From The L&D QuestionTime Archive – Julie Wedgwood

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In your opinion what is the biggest anxiety within the world of learning and development at the moment?

I think there are many L&D professionals and academics that remain disengaged with learning technology.  Unfortunately for them, any students or employees they are responsible for teaching/training that were born in 1990 or later have grown up with technology:  they do not know life without technology, they can master advances in technology with ease, they are considered to be highly creative and collaborative and they expect teaching/learning to be entertaining and enjoyable.

L&D professionals and academics need to make sure they are engaging and involving these learners actively in their learning and development, using appropriate technology that supports the subject and does not overwhelm it, and importantly, delivers the required outcomes.  I meet L&D professionals regularly who are struggling to embrace the technological changes, but it is actually a struggle for all of us.

Technological developments are being made at lightning pace, and the cacophony of new technology, functionality, platforms, ideas and strategies in our industry can make it difficult for professionals to make wise decisions on their use of technology, particularly when budgets are tight.  There has never been such rapid and varied change in our industry and whilst this is an exciting, creative and invigorating time of change, there is still a need to gather evidence to prove that these developments provide sound learning outcomes.  As the brave experiment and share their findings, it helps the rest of us to understand the benefits or pitfalls.  We need to continue as an industry to share what we are learning about the innovative developments that are rocking the foundations of what we believed we knew about teaching and learning.

Who or what is informing your thinking around L&D?

Currently I am particularly interested in the findings coming from the world of neuroscience.  The latest research is beginning to provide a much better understanding of how the human brain works, learns and remembers.  I’m particularly interested in the developments in understanding the role of emotion in the learning process and how that can be used to create lasting learning experiences.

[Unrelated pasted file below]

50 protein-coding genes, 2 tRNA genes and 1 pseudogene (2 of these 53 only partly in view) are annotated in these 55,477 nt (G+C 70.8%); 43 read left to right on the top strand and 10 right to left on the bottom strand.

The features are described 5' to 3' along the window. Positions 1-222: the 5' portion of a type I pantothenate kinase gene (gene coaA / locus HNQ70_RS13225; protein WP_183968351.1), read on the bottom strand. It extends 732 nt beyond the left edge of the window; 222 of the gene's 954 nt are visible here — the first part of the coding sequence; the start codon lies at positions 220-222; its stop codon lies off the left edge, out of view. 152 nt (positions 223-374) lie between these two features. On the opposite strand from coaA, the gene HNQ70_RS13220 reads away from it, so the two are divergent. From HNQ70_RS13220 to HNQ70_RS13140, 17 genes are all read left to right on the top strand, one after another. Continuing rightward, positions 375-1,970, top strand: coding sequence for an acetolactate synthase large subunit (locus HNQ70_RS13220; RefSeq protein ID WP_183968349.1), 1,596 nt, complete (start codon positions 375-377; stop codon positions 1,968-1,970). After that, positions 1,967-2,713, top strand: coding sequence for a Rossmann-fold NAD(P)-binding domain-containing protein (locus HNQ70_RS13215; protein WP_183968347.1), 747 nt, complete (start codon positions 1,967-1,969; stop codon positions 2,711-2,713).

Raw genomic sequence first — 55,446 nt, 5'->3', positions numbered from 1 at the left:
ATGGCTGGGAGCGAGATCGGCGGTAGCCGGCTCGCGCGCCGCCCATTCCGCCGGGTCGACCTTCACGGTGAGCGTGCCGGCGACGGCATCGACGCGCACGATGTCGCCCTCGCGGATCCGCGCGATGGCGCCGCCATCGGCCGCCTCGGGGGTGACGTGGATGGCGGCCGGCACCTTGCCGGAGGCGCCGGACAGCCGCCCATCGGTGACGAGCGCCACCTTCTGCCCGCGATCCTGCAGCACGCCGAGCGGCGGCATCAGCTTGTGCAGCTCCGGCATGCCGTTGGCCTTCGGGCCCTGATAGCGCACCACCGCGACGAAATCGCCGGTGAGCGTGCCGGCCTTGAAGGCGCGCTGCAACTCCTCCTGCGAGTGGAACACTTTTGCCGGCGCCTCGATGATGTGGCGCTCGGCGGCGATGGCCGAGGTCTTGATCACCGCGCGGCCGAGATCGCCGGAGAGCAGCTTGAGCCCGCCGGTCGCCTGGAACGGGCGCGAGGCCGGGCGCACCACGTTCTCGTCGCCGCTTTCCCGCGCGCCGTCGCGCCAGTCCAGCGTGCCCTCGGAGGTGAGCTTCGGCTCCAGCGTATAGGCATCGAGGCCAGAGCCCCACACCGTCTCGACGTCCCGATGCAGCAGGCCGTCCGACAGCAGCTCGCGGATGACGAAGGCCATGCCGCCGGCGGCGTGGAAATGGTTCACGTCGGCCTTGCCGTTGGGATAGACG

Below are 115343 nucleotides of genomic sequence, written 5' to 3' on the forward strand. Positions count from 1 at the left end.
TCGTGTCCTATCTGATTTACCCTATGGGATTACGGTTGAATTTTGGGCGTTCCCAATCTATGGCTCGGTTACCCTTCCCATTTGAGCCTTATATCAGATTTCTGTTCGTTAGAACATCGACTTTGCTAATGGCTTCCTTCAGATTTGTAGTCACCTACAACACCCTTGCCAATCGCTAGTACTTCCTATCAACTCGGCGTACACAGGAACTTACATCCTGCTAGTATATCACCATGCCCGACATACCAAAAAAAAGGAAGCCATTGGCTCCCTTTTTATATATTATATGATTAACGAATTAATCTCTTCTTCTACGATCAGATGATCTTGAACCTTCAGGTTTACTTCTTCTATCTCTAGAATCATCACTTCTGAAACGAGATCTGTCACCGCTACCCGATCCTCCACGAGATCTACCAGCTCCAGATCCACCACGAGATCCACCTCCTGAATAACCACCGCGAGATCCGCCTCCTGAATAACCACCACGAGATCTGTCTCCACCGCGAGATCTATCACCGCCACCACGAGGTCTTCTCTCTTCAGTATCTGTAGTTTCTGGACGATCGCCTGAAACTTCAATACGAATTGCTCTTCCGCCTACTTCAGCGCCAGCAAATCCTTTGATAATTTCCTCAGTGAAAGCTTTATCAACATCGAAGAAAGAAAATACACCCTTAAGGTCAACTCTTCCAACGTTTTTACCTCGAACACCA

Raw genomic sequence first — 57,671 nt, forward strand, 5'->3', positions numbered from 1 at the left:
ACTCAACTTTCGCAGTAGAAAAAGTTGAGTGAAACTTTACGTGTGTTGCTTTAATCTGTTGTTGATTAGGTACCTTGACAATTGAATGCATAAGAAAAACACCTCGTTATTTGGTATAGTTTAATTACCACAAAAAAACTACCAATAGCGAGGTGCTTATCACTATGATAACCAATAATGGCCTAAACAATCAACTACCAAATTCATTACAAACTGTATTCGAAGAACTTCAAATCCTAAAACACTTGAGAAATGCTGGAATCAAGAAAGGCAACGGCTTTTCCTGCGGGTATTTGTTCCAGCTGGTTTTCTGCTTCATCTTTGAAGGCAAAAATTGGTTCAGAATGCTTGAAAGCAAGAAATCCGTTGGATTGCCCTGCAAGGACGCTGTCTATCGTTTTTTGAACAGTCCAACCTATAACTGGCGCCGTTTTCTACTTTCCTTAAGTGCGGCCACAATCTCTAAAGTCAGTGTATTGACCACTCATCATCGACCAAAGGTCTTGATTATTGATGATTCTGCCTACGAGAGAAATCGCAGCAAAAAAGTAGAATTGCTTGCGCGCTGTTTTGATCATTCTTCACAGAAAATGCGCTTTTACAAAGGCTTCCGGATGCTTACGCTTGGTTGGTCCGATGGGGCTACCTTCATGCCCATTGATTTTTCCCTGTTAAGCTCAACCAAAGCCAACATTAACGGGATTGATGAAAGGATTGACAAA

Developments and research in to learning games and the value of playfulness in the learning process is also of significant interest to me at present.  I recently went to a game based learning conference and the Chairman produced a word cloud from all of the papers that were presented at the conference.  What was startling was that the words “Teacher, Assessment and Outcomes” were completely missing from his word cloud.

The chairman suggested to the conference that those developing games may be focusing on the game mechanics and edutainment too much and could be losing sight of the value of the teacher, the need for assessment and the need to meet the learning outcomes.  This was widely debated at the conference and it was definitely a wake-up call for all involved in the development of games.  Do games really work in learning?  There is a good amount of research being produced now to show that they do.  However, it is important to look at the research to learn from the games that have the data that prove that learning took place, particularly if a control group was also involved in the research that received the same content but without the game elements.

What is the most exciting innovation on the horizon for learning?

The potential with mobile and the anticipated wearable technology could really change the way we teach.  The possibilities for experiential learning through the wearing of technology that monitors not only movement but conscious and unconscious reactions, brain activity etc and which has the ability through analytics to provide immediate feedback to the learner will provide extraordinary opportunities to change the way we learn.  I believe that playing to learn (ie using games to explore subjects) will be augmented by these changes and that we are only just beginning to value what play and playfulness can deliver in terms of meaningful adult learning.